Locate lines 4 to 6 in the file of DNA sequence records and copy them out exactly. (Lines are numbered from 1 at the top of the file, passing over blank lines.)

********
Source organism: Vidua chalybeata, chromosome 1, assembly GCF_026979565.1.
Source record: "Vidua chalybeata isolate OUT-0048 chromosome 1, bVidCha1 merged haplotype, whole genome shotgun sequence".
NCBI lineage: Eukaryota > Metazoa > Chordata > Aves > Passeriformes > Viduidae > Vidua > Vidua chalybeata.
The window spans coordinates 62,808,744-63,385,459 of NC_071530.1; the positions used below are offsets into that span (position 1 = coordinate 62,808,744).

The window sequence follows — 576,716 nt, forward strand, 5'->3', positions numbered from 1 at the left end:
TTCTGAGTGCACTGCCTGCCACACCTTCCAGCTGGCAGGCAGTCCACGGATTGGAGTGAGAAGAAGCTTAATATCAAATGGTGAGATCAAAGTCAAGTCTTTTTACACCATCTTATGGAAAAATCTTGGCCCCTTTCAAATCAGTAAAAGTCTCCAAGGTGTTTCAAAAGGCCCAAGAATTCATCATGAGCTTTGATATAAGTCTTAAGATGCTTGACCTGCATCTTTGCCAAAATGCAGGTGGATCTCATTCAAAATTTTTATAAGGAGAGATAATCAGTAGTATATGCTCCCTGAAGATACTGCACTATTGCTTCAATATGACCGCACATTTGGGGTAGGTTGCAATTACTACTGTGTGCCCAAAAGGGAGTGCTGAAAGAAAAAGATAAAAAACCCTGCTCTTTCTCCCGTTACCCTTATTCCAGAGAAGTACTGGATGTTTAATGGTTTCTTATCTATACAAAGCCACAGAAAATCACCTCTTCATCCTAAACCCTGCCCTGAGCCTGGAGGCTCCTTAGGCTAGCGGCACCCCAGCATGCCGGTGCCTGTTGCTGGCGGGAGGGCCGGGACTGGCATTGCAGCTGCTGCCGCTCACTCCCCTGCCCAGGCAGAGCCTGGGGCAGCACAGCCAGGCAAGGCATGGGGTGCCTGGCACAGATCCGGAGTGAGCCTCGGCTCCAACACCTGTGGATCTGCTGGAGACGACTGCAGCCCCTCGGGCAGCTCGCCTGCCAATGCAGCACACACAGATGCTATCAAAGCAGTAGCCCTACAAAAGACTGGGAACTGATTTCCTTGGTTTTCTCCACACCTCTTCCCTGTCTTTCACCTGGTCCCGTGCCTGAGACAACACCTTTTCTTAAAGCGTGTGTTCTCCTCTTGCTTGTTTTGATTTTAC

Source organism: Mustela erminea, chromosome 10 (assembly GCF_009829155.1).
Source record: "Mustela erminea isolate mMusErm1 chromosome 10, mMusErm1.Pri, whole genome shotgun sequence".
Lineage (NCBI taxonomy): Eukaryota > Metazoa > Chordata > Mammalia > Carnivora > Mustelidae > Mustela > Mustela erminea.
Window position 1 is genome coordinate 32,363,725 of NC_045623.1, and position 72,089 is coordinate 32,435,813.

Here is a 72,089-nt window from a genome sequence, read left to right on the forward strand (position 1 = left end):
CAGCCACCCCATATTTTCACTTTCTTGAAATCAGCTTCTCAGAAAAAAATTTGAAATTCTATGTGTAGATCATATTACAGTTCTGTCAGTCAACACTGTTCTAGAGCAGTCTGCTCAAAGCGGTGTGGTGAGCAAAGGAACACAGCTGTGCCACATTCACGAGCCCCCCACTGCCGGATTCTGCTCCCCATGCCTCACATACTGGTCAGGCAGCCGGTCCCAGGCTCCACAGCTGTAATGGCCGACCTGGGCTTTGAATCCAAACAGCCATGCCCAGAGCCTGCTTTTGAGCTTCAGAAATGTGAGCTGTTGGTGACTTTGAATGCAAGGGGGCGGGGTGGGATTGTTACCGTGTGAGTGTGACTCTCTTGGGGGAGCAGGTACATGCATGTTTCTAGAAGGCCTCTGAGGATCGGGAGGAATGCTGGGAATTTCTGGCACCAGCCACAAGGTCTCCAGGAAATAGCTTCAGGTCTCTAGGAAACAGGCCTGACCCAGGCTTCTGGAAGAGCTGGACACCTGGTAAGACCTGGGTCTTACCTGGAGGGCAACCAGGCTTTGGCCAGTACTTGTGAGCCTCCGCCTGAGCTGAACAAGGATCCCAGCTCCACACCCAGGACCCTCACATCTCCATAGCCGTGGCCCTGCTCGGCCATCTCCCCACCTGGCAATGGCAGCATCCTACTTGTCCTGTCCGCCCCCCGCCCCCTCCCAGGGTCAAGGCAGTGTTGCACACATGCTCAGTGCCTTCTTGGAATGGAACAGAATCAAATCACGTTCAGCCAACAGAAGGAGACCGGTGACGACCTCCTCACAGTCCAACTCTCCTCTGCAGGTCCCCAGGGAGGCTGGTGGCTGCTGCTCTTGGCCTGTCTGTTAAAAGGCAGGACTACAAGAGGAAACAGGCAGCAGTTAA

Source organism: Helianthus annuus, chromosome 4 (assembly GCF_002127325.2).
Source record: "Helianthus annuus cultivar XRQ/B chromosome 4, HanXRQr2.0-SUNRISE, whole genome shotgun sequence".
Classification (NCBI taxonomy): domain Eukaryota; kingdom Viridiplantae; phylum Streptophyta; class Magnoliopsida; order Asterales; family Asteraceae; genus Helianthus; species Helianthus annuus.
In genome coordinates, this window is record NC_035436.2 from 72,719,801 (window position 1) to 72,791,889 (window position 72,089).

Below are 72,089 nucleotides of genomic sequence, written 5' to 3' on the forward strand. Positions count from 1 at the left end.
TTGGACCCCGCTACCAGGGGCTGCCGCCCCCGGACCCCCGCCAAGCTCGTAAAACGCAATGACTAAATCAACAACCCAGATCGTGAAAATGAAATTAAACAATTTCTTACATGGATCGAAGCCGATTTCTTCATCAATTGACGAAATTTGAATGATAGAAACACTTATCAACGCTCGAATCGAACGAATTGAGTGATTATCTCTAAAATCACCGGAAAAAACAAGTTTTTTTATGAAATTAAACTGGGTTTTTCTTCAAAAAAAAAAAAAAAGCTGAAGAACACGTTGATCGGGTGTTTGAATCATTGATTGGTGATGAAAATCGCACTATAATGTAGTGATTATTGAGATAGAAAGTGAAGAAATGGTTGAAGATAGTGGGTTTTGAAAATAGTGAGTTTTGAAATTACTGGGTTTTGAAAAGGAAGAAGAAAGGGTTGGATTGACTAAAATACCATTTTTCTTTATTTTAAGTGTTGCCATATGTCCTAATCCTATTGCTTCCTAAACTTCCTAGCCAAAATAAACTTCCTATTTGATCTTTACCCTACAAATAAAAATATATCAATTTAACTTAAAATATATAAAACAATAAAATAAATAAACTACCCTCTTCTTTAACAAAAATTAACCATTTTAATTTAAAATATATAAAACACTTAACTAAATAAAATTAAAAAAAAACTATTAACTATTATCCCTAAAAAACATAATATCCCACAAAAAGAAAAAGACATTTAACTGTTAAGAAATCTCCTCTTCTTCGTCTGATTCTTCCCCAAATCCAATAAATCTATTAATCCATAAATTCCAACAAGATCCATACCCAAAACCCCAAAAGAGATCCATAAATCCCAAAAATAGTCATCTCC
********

The window spans coordinates 62,808,744-63,385,459 of NC_071530.1; the positions used below are offsets into that span (position 1 = coordinate 62,808,744).

The window sequence follows — 576,716 nt, forward strand, 5'->3', positions numbered from 1 at the left end:
TTCTGAGTGCACTGCCTGCCACACCTTCCAGCTGGCAGGCAGTCCACGGATTGGAGTGAGAAGAAGCTTAATATCAAATGGTGAGATCAAAGTCAAGTCTTTTTACACCATCTTATGGAAAAATCTTGGCCCCTTTCAAATCAGTAAAAGTCTCCAAGGTGTTTCAAAAGGCCCAAGAATTCATCATGAGCTTTGATATAAGTCTTAAGATGCTTGACCTGCATCTTTGCCAAAATGCAGGTGGATCTCATTCAAAATTTTTATAAGGAGAGATAATCAGTAGTATATGCTCCCTGAAGATACTGCACTATTGCTTCAATATGACCGCACATTTGGGGTAGGTTGCAATTACTACTGTGTGCCCAAAAGGGAGTGCTGAAAGAAAAAGATAAAAAACCCTGCTCTTTCTCCCGTTACCCTTATTCCAGAGAAGTACTGGATGTTTAATGGTTTCTTATCTATACAAAGCCACAGAAAATCACCTCTTCATCCTAAACCCTGCCCTGAGCCTGGAGGCTCCTTAGGCTAGCGGCACCCCAGCATGCCGGTGCCTGTTGCTGGCGGGAGGGCCGGGACTGGCATTGCAGCTGCTGCCGCTCACTCCCCTGCCCAGGCAGAGCCTGGGGCAGCACAGCCAGGCAAGGCATGGGGTGCCTGGCACAGATCCGGAGTGAGCCTCGGCTCCAACACCTGTGGATCTGCTGGAGACGACTGCAGCCCCTCGGGCAGCTCGCCTGCCAATGCAGCACACACAGATGCTATCAAAGCAGTAGCCCTACAAAAGACTGGGAACTGATTTCCTTGGTTTTCTCCACACCTCTTCCCTGTCTTTCACCTGGTCCCGTGCCTGAGACAACACCTTTTCTTAAAGCGTGTGTTCTCCTCTTGCTTGTTTTGATTTTAC